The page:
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It’s harder to buy a vehicle for under $10,000 as prices of new and used cars jump

It's harder to buy a vehicle for under $10,000 as prices of new and used cars jump


It’s harder to buy a vehicle for under $10,000 as prices of new and used cars jump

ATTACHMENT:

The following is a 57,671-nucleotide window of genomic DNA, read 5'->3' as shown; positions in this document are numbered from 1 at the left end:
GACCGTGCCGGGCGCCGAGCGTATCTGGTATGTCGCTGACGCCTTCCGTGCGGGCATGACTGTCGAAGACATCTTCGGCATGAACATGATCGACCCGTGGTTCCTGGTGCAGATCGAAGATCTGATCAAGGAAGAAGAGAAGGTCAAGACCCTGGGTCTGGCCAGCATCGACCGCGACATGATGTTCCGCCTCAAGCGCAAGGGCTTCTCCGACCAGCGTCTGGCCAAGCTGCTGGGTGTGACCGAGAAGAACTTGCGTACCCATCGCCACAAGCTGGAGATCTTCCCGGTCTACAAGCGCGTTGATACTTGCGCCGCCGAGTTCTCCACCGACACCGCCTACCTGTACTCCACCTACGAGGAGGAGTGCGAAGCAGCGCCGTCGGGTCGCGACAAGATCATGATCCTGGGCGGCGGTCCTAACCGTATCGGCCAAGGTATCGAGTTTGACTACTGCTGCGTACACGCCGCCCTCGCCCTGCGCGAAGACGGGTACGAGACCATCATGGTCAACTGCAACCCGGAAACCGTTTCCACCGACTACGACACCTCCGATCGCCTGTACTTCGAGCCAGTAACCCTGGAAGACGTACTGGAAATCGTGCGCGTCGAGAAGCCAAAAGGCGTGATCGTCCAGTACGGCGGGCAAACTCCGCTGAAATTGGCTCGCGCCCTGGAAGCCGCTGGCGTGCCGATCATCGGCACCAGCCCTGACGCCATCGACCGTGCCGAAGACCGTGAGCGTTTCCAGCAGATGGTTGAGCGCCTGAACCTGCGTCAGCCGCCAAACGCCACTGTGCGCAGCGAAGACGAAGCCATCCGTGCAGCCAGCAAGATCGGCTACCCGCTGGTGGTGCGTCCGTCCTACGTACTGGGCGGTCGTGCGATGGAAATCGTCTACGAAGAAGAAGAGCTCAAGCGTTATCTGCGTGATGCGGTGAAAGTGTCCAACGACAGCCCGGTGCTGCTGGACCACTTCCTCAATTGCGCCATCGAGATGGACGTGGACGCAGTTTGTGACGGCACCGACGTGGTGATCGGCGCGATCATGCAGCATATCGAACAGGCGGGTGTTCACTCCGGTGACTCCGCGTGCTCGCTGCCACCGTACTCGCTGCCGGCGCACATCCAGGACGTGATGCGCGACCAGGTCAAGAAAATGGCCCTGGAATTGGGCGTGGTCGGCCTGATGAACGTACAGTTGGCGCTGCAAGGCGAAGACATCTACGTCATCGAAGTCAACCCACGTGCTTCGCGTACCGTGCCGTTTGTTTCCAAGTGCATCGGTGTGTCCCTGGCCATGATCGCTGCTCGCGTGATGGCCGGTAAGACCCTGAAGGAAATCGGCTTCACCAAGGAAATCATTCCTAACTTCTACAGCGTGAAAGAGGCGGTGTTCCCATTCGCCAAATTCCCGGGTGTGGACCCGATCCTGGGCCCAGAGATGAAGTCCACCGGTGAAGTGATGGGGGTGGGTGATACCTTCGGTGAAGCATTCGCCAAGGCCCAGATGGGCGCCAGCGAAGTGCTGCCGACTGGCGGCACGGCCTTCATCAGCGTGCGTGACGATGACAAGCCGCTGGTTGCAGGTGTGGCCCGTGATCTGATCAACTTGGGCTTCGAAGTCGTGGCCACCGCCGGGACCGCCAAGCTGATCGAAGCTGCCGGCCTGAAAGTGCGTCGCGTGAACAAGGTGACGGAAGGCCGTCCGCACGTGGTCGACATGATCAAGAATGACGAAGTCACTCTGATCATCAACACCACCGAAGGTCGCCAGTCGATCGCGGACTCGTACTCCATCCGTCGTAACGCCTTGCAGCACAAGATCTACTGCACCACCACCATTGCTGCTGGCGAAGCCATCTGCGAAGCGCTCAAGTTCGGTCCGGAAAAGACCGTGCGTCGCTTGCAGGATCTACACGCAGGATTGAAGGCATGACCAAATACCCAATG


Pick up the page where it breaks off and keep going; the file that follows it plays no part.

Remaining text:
Semiconductor shortage: Low supply of chips impacts auto, electronicsWeakness in semiconductor supply chains is affecting everything from automobile to consumer electronics manufacturing. (March 5)Bloomberg, BloombergCheap used cars are vanishing.With new-car production constrained by pandemic-related parts shortages and with used-car prices soaring, more Americans are hunting everywhere for inexpensive rides.  As a result, the number of vehicles available for less than $10,000 is dwindling.“I don’t know where you go for cheap transportation if you’re really strained financially,” said Michelle Krebs, executive analyst at car-buying site Autotrader.The number of available vehicles costing up to $15,000 on used car lots totaled 17,182 in June, according to Cox Automotive, which owns Autotrader and Kelley Blue Book. That compares with 653,948 vehicles available in the price range of $15,000 to $20,000 and 379,070 available in the range of $20,000 to $25,000.And the cheap cars that are available are selling faster than anything else on the market.Maybe small cars aren’t dead: Subaru teases redesigned Subaru WRX performance carGoodbye, V6: Why six-cylinder engines are on their way out in most new carsVehicles under $10,000 are taking an average of 23.6 days to sell, compared with an average of 36.1 days for all used models, according to Cox. Those vehicles average more than 128,000 miles on the odometer.The older — and cheaper — the model, the fewer there are. In June 2020, vehicles from the model year 2014 or older accounted for about 32.3% of used vehicles for sale. In June 2021, it was 27.8%.”This lack of older model, high-mileage vehicles is helping push the average list prices upward and well into record territory,” according to an analysis from Cox Automotive experts.Why are used car prices rising?The auto industry is struggling to keep up with demand for new vehicles due to a faster-than-expected economic recovery and a semiconductor chip shortage. That, combined with tech improvements and a movement toward larger, more expensive rides, is making new and lightly used vehicles unaffordable for many.In the period of April-May-June of 2021, the price paid for a new vehicle averaged $40,827, up 5% from a year earlier and a new record, according to car-research site Edmunds.Price spike forces buyers out of new-car marketA chain reaction touched off by the coronavirus pandemic has pushed new-vehicle prices to record highs and dramatically driven up the cost of used cars. (Feb. 23)APOver the same period, the transaction price for a used vehicle averaged $25,410, up 11% from January through March and 21% above the April-June period of 2020.In many cases, the price gap between new and used vehicles has evaporated.In fact, the average lightly used car cost only 3% less than a new model of the same vehicle in the first half of June, according to car research site iSeeCars.Great Recession impactDuring the Great Recession, which took place in 2008 and 2009, car sales plummeted and then took years to recover to normal levels.New-vehicle sales dropped from 16 million in 2007 to 13.1 million in 2008. Then they totaled 10.3 million in 2009, 11.5 million in 2010 and 12.7 million in 2011. It wasn’t until 2014 that sales topped the 16 million mark again.The upshot is that the number of vehicles in the model years 2009 through 2012 — the types of vehicles that likely would have 100,000 miles or more by now — is much lower than it would have been in normal times.”We have a natural shortage from the Great Recession because they would be older vehicles” by now, Krebs said.’Cash for clunkers’ casts long shadowAnother legacy of the Great Recession is the so-called “cash for clunkers” program, which Congress authorized in 2009 to incentivize Americans to trade in older fuel-guzzling vehicles and buy new, fuel-efficient models. More than 600,000 people took advantage of the program.But there was a catch: the older vehicles had to be scrapped. This means fewer cheaper models from the late 1990s and early 2000s still sputtering around today, Krebs noted.That might have been good for the environment. But it also means “a lot of cars were taken out of the market,” Krebs said.Rental car companies warp marketWhen travel ground to a halt in 2020, rental car companies, facing an existential crisis, sold off many of their vehicles to shore up their finances.“Just like new-car demand, rental-car demand came back faster than the companies thought, and the car companies are not selling to them (to rental-car companies) because they can make a better profit by selling to retail customers,” Krebs said.That’s what’s leading to the shortage of vehicles and sky-high prices at rental car agencies.“Now the rental car companies are out there trying to buy used cars,” Krebs said.No, they’re not buying cheap, high-mileage vehicles. But they are contributing to increasing prices of lightly used vehicles, which is forcing many shoppers to buy older models than they would otherwise want.Americans hang onto used carsThe average age of vehicles on the road has reached an all-time high of more than 12 years, according to research firm IHS Markit, which releases an annual report on the issue.That’s in part because vehicle reliability has improved, meaning cars last longer. Gone are the days when passing the 100,000-mile mark meant a vehicle was on its last legs.It’s also in part because vehicle prices have increased so much that people need to hold onto their cars longer to justify the price they paid.What’s more, the average owner of an older, high-mileage vehicle might not be able to afford something else right now.“Think about the people who own those – they were probably hit hardest by the pandemic and the recession and so they’re holding onto them,” Krebs said. “So that’s adding to the shortage as well.”You can follow USA TODAY reporter Nathan Bomey on Twitter @NathanBomey and subscribe to our free Daily Money newsletter here for personal finance tips and business news every Monday through Friday morning.